Radio-Sky Spectrograph: Radio Astonomy with the SDRplay RSP

The SDRplay RSP software defined radio

The SDRplay RSP software defined radio

(Source: Amateur Radio Astronomy blog)

Thanks to the efforts of Nathan Towne, we now have the ability to use [the SDRplay RSP] with Radio-Sky Spectrograph (RSS).

[…]As with RTL Bridge, a intermediary program sits between RSS and the receiver.  This program was written by Nathan Towne and is named SDRPlay2RSS, not too surprisingly.  This is a dot NET program and if you are up to date on your dot NET run-time updates you should be fine. Installation is a no brainer as SDRPlay2RSS comes with the RSS 2.8.18 update. SDRPlay2RSS does not come with the current full install of RSS so you must do the Full install and then the Update.

Continue reading…

Click here to read our review of the SDRplay RSP.

One thought on “Radio-Sky Spectrograph: Radio Astonomy with the SDRplay RSP

  1. W4VEY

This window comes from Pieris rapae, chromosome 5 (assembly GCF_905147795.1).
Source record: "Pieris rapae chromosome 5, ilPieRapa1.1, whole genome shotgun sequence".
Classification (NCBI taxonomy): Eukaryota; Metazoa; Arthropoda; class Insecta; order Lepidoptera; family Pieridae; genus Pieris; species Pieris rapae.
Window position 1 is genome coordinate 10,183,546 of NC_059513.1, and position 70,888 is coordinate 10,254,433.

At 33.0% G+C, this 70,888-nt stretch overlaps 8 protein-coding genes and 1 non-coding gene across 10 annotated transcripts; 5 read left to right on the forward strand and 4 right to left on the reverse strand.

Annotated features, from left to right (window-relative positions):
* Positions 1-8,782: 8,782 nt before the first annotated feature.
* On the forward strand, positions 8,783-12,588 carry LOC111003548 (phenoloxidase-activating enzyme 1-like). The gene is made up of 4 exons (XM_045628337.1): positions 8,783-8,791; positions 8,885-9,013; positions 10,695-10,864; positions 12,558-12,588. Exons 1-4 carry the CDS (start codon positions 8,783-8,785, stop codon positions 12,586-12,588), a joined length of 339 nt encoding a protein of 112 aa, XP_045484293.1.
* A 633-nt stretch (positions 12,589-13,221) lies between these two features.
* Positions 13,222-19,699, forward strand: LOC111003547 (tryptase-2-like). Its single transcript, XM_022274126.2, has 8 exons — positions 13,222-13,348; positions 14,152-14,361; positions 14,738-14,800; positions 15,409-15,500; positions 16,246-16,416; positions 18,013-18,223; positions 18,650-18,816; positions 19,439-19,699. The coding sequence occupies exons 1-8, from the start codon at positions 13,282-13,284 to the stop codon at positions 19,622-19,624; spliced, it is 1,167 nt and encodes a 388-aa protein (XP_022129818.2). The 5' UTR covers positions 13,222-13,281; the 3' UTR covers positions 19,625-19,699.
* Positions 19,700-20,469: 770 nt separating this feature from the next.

I’m interested in what the most popular, budgetary antennae are. Fun to look up the topic and select Images from the search results. I was thinking of the one I saw that seemed something like a directional wire antenna with a couple passive elements or so (maybe a reflector and two frontal parasitic). I know a 50-foot wide dipole in the middle of it would get down to like 9+ MHz or so for low-range Jovian emissions, but maybe a log perodic (vs. a yagi) or something might also bring my bandwidth up into like 26 MHz, being top range for Jovian emissions and galactic center transition etc… I don’t know if an antenna that big can multi-band me that high or not. But I do have property and wire I use for SWL. I know I can load coils and things to get the longer waves with smaller, even hand-held antennae (or probes) but I like to use the land resource while I can. I don’t mind waiting for that opportune moment when a celestial target passes in front of and broadsides my directional, 15-meter-wide (49.26 ft. wide) elements built ahead of time per predictions specs! Would make me feel a bit like an ancient astronomical monument builder waiting for the sun to cast a ray through one narrow slot once a year.

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